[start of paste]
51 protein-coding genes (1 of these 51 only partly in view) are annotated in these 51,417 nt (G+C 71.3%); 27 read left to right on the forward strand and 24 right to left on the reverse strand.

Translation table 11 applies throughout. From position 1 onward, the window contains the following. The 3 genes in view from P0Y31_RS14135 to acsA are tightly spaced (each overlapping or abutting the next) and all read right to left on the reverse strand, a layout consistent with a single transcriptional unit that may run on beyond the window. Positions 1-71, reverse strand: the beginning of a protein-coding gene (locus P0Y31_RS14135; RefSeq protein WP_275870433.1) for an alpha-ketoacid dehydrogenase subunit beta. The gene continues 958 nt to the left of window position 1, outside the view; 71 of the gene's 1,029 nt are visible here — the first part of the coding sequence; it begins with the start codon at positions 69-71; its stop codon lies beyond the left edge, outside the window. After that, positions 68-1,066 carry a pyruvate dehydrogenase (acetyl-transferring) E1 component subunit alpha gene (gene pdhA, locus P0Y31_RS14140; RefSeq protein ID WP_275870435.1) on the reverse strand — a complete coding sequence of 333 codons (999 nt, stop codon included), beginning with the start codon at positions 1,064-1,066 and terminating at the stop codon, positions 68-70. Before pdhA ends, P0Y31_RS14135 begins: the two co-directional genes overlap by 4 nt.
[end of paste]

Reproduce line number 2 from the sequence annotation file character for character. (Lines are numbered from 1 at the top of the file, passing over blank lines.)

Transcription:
Translation table 11 applies throughout. From position 1 onward, the window contains the following. The 3 genes in view from P0Y31_RS14135 to acsA are tightly spaced (each overlapping or abutting the next) and all read right to left on the reverse strand, a layout consistent with a single transcriptional unit that may run on beyond the window. Positions 1-71, reverse strand: the beginning of a protein-coding gene (locus P0Y31_RS14135; RefSeq protein WP_275870433.1) for an alpha-ketoacid dehydrogenase subunit beta. The gene continues 958 nt to the left of window position 1, outside the view; 71 of the gene's 1,029 nt are visible here — the first part of the coding sequence; it begins with the start codon at positions 69-71; its stop codon lies beyond the left edge, outside the window. After that, positions 68-1,066 carry a pyruvate dehydrogenase (acetyl-transferring) E1 component subunit alpha gene (gene pdhA, locus P0Y31_RS14140; RefSeq protein ID WP_275870435.1) on the reverse strand — a complete coding sequence of 333 codons (999 nt, stop codon included), beginning with the start codon at positions 1,064-1,066 and terminating at the stop codon, positions 68-70. Before pdhA ends, P0Y31_RS14135 begins: the two co-directional genes overlap by 4 nt.